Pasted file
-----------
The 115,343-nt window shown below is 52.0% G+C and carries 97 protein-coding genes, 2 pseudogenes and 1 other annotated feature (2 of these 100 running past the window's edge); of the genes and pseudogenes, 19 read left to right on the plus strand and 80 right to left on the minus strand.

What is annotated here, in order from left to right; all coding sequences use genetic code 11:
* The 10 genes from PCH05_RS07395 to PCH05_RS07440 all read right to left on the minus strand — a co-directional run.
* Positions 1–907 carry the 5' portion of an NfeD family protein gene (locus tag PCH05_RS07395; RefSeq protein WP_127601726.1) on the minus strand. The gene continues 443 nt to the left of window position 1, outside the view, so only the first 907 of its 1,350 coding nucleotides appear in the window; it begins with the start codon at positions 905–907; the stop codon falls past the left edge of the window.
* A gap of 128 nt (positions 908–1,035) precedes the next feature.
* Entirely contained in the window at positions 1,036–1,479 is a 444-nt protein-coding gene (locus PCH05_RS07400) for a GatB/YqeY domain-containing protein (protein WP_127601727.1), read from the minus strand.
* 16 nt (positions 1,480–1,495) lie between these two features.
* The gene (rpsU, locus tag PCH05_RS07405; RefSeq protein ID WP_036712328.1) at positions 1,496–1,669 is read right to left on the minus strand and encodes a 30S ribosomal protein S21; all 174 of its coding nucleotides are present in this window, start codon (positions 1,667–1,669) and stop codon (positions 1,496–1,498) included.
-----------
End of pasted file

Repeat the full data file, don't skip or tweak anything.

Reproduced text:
The 115,343-nt window shown below is 52.0% G+C and carries 97 protein-coding genes, 2 pseudogenes and 1 other annotated feature (2 of these 100 running past the window's edge); of the genes and pseudogenes, 19 read left to right on the plus strand and 80 right to left on the minus strand.

What is annotated here, in order from left to right; all coding sequences use genetic code 11:
* The 10 genes from PCH05_RS07395 to PCH05_RS07440 all read right to left on the minus strand — a co-directional run.
* Positions 1–907 carry the 5' portion of an NfeD family protein gene (locus tag PCH05_RS07395; RefSeq protein WP_127601726.1) on the minus strand. The gene continues 443 nt to the left of window position 1, outside the view, so only the first 907 of its 1,350 coding nucleotides appear in the window; it begins with the start codon at positions 905–907; the stop codon falls past the left edge of the window.
* A gap of 128 nt (positions 908–1,035) precedes the next feature.
* Entirely contained in the window at positions 1,036–1,479 is a 444-nt protein-coding gene (locus PCH05_RS07400) for a GatB/YqeY domain-containing protein (protein WP_127601727.1), read from the minus strand.
* 16 nt (positions 1,480–1,495) lie between these two features.
* The gene (rpsU, locus tag PCH05_RS07405; RefSeq protein ID WP_036712328.1) at positions 1,496–1,669 is read right to left on the minus strand and encodes a 30S ribosomal protein S21; all 174 of its coding nucleotides are present in this window, start codon (positions 1,667–1,669) and stop codon (positions 1,496–1,498) included.